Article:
Wednesday, October 24, 2012

The Legend of Bill

a Quark
Life is about comings and goings, Samuel Beckett said. It applies to life in total as well as the many episodes over the course that we find ourselves a part of. While we are the main character in our own existence, we play supporting roles in those of others: sometimes major, like being a parent or lifetime spouse, sometimes minor, like being the guy who drops a quarter while trying to fish change out of his pocket in line at a gas station in Grand Island, Neb., and hits his head on the counter.

The temporary nature of life's shifting episodes is never more on display than in school and at work. In school I was almost always the new kid, making sudden exits and entrances from K to 12 across the Rust Belt. This experience has carried forth into my adult life, where I often feel like the new guy at work years after I've started. Of course, thanks to the attrition of the recent recession, that's literally been the case with no new hires in my wake.

But generally at the office, people are hired, let go and sometimes stay longer than you do. In a big organization it's all multiplied, and the faces often change more frequently than you can follow. You may share only one conversation with someone before he or she is gone and not even know his or her name. And when you realize the absence, you're left grasping at a ghost. ("The loud-breathing guy with the smoke-colored bifocals must've been shitcanned. I don't see him anymore. I miss that guy.")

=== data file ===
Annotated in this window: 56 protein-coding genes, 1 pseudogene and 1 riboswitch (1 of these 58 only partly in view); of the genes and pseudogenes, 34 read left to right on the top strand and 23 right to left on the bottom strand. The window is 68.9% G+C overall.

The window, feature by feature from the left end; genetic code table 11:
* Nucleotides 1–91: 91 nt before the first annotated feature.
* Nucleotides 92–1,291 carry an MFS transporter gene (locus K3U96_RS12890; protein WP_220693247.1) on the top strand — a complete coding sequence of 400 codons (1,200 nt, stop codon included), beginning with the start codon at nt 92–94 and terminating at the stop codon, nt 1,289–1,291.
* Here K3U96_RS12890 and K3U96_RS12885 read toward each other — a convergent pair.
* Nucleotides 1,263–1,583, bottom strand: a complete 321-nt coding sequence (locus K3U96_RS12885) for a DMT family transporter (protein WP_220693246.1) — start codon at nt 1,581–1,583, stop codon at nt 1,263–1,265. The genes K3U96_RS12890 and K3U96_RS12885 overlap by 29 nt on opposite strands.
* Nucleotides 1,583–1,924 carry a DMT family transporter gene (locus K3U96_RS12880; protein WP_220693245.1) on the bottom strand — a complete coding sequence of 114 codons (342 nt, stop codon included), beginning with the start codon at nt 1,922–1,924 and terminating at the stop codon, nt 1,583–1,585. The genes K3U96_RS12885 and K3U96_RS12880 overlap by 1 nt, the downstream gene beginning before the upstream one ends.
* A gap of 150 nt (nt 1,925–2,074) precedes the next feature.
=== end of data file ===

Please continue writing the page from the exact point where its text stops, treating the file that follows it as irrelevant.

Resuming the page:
Saturday, October 13, 2012

Life Rap

I love riding the bus. And one thing I've noticed over the past decade is that, much like a house, a warm bus attracts vermin during the cold months. Rats and mice I've never seen, thankfully, but bugs ... cockroaches, ants, different kinds of flying insects. They occasionally make themselves visible, even in the dead of February.
green lacewing